It is generally believed that virus particles need to be fully formed to transmit a virus. But a recent study by researchers in the Academic Health Center’s Institute for Molecular Virology (IMV) shows this may not be the case.
University of Minnesota researchers have identified the mechanism of a potential HIV drug target, which could be more cost-effective than currently used HIV drugs.
The study expanded upon previous UMN research, which identified that the nucleoside 5-azacytidine (5-aza-C) blocked HIV’s ability to spread. 5-aza-C triggers lethal mutagenesis, a process in which HIV mutations speed up to a point that the HIV essentially wears itself out.
The particles of the human T-cell leukemia virus type 1 (HTLV-1), a human retrovirus closely related to HIV, are known to be non-infectious. They don’t cause much damage alone. But when those particles invade other cells, the virus becomes highly infectious, and can cause leukemia. About 5 percent of people with HTLV-1 will develop adult t-cell leukemia.
University of Minnesota researchers recently captured 3-D images of HTLV-1 through advanced electron imaging, a technology that enabled them to study the virus particles in more detail than ever before. Their finding, recently published in The Journal of Virology, could provide insight into why some particles are more infectious than others.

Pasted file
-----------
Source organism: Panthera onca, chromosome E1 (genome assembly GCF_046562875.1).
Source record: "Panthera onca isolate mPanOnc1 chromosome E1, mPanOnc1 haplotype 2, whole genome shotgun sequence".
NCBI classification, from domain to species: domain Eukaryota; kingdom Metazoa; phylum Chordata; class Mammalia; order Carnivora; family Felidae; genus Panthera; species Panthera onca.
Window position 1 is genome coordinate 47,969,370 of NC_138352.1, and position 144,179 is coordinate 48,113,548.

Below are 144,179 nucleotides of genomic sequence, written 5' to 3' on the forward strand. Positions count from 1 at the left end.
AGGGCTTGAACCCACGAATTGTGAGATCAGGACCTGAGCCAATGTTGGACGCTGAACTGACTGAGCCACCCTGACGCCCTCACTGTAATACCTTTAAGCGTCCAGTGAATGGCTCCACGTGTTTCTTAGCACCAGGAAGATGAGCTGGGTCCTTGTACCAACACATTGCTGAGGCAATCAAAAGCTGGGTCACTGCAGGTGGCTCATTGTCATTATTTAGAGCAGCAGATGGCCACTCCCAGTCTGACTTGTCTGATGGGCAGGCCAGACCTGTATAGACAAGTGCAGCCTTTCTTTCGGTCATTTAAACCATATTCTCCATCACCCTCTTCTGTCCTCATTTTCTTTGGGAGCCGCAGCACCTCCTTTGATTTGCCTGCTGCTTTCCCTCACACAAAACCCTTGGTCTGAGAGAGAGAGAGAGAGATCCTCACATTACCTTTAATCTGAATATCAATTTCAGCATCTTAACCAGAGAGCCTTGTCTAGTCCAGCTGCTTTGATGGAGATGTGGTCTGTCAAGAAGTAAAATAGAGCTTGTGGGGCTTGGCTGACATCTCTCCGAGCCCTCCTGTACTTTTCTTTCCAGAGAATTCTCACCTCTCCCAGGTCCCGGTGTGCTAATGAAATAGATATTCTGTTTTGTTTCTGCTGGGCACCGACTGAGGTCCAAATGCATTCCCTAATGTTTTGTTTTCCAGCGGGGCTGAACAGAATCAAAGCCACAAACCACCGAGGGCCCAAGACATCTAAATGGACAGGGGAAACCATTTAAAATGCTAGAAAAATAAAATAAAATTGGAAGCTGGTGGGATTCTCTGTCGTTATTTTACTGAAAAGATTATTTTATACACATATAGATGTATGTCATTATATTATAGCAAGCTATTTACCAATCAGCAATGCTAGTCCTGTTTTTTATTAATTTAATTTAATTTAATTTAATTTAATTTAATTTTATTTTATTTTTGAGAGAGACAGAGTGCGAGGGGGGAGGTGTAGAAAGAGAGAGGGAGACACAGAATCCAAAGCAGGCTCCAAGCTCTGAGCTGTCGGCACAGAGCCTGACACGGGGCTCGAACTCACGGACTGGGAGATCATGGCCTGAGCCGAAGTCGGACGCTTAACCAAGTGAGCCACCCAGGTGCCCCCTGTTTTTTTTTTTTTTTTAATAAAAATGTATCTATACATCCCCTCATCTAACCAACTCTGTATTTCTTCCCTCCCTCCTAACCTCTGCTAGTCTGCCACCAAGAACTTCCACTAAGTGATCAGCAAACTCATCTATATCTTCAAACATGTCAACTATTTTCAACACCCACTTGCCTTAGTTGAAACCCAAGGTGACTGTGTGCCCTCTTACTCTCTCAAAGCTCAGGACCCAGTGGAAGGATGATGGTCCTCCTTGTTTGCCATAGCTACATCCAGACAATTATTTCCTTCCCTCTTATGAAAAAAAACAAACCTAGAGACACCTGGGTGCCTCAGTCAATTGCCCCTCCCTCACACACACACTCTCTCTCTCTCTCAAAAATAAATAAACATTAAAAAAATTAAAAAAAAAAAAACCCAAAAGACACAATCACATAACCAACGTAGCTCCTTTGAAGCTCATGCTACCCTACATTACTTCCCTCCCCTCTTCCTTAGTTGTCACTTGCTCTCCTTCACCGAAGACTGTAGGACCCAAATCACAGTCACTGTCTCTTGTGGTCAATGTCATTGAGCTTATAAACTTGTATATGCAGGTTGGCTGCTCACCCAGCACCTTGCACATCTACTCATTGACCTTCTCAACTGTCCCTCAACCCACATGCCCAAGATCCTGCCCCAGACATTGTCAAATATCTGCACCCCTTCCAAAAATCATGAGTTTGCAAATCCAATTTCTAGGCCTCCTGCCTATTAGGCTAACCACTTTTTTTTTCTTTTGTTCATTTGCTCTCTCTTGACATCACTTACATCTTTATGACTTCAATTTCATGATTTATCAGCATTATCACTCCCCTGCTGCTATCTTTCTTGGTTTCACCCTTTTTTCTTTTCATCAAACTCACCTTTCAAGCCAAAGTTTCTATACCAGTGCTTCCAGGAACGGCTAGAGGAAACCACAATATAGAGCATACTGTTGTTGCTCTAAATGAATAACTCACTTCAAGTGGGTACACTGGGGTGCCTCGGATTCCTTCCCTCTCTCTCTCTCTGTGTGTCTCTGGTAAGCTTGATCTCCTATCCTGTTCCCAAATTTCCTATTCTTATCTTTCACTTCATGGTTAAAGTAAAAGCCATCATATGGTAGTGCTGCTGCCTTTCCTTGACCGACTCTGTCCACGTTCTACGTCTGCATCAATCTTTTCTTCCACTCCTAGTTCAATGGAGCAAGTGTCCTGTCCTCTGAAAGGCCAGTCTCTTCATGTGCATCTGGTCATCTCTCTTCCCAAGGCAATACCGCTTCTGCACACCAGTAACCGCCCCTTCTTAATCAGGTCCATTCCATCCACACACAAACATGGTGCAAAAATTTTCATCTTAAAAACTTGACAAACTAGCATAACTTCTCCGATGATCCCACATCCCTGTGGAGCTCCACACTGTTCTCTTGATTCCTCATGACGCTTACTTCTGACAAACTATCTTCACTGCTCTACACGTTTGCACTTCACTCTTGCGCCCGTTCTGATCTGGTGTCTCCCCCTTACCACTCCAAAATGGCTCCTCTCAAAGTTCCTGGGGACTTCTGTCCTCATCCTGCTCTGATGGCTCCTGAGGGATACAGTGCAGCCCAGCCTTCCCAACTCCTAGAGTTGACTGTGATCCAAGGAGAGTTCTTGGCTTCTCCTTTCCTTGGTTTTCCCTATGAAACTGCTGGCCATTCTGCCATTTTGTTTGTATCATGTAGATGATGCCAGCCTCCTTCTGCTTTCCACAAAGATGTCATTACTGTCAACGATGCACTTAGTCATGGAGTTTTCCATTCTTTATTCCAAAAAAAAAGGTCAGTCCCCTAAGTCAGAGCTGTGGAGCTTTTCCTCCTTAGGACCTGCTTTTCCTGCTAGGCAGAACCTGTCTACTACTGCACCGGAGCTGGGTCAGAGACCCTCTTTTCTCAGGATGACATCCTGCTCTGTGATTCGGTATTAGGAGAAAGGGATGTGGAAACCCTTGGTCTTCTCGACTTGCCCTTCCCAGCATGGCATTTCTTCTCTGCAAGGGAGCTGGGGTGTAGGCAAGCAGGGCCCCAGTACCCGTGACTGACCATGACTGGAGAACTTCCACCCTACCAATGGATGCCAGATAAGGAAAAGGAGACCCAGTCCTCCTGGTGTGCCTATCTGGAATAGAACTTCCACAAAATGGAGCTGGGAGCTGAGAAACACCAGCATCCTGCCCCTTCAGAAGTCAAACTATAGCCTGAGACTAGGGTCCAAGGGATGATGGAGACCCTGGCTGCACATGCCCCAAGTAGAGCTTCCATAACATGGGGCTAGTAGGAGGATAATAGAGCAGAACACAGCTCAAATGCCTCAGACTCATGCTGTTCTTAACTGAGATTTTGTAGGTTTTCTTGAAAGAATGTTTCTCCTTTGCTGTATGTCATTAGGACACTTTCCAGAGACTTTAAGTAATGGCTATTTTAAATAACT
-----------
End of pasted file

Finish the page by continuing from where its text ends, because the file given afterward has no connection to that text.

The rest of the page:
University of Minnesota researchers have discovered a first-of-its-kind series of compounds possessing anti-human immunodeficiency virus (HIV) activity. The compounds present a new target for potential HIV drug development and future treatment options.
Complete findings are printed in today’s issue of The Journal of Virology.
The compounds, known as ribonucleoside analogs 8-azaadenosine, formycin A, 3-deazauridine, 5-fluorocytidine and 2’-C-methylcytidine, were found to stop the replication and spread of HIV by blocking HIV DNA synthesis or by inducing lethal mutagenesis.
Today on Health Talk, we’re talking virus detection: how scientists come to suspect a new virus and the steps they take to develop a test to confirm their suspicions.
Developing the first test for a new virus is a laborious process, one with which University of Minnesota assistant scientists Sunny Sonnabend and Lindsey Raymond in the U of M’s Veterinary Diagnostic Laboratory are intimately familiar. These two scientists are part of the U of M College of Veterinary Medicine (CVM) team behind the nation’s first porcine epidemic diarrhea virus (PEDV) rapid detection test, unveiled earlier this year.
Here’s what it takes to develop a test like no other: